It’s easy to assume that a person who suffers from an addiction problem needs treatment that focuses solely on substance abuse. Many people feel that addiction generally comes on its own, without any other problems. So, addiction treatment is often seen as the solution to all problems in the individual’s life.
But, this isn’t the case. In fact, millions of people who suffer from substance abuse also struggle with other mental health issues. The terms “dual diagnosis” and “co-occurring disorders” are used to describe this occurrence.
Many individuals who are dealing with an alcohol or drug addiction problem also deal with the effects of mental health disorders such as attention-deficit hyperactivity disorder (ADHD) and clinical depression.
And, often, the mental health disorder can cause the addiction problem to worsen and vice versa. So, treatment for these individuals should deal with both the addiction problem and the individual’s mental health disorder.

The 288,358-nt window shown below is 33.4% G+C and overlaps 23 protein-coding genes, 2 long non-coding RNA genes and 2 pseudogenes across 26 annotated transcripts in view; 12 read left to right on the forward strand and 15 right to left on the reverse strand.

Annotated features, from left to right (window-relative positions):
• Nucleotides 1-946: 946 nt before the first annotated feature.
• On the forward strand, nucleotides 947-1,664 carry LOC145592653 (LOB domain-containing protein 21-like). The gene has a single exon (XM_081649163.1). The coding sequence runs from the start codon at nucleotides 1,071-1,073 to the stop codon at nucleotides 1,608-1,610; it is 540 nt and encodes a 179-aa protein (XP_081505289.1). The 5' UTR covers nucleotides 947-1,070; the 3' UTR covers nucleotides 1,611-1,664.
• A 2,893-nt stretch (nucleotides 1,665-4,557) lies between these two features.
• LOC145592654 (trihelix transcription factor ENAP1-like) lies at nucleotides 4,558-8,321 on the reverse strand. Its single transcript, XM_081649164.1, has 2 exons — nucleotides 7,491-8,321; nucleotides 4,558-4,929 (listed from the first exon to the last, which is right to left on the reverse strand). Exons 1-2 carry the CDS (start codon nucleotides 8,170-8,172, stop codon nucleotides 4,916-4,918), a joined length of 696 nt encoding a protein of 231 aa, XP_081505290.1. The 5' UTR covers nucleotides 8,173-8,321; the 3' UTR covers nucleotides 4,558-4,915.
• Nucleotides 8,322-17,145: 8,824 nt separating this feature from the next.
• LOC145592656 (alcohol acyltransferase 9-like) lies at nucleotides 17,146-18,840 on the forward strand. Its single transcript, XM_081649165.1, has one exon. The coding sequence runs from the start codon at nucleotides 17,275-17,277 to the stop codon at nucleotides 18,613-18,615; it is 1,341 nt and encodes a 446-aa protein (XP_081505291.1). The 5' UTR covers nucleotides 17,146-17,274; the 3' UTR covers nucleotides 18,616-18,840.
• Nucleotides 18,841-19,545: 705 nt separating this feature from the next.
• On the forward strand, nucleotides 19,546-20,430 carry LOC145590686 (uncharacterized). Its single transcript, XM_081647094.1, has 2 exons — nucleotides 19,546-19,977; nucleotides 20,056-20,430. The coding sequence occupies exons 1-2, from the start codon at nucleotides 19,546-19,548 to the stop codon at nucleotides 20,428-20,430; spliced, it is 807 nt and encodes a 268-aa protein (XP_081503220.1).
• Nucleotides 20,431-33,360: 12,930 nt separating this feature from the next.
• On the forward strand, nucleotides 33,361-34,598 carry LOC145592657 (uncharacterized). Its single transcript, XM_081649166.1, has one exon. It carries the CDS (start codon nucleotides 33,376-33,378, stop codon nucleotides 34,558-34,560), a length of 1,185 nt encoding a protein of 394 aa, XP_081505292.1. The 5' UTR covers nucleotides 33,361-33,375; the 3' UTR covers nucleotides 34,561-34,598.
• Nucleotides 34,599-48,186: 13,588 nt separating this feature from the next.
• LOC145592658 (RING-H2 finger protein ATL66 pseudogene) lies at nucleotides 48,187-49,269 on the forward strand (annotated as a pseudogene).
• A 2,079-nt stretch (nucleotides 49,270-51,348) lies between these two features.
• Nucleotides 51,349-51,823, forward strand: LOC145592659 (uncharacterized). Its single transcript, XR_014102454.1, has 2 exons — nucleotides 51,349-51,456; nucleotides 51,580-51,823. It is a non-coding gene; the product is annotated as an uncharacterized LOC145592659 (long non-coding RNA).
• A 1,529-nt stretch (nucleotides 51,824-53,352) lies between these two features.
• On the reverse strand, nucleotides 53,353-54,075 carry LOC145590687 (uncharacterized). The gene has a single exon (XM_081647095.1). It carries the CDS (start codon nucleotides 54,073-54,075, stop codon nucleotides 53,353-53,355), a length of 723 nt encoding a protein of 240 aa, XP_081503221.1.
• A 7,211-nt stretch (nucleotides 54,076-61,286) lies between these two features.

If you struggle with drug or alcohol problems, there’s a strong possibility that you may also be fighting mental health problems like depression, anxiety, mood swings or compulsive behavior. It is not uncommon for people with mental disorders to abuse street drugs, prescription medications or alcohol as a way to cope with their moods or control their fears.
Here at Discovery Institute, we work to help individuals overcome this dependence on medication and other addictive substances. Our mission is to see each of our clients overcome addiction for good.
Discovery’s mental health program provides other services within our residential and outpatient programs that include psychiatric and mental well-being counseling for the management of co-occurring disorders.
The Importance of Treating Mental Health Disorders and Addiction
Every case of addiction differs from the next. Each person who suffers from substance abuse has a unique story and an individual journey. So, it’s important for treatment to do more than simply look at and treat the surface of addiction. Professionals must also look at the underlying causes of addiction in order to successfully treat the problem.
People who are suffering from co-occurring disorders need treatment that focuses on their mental health disorder as well as their alcohol or drug use disorder. If treatment overlooks one of these issues, it’s more likely that the person will not overcome addiction or will suffer an addiction relapse.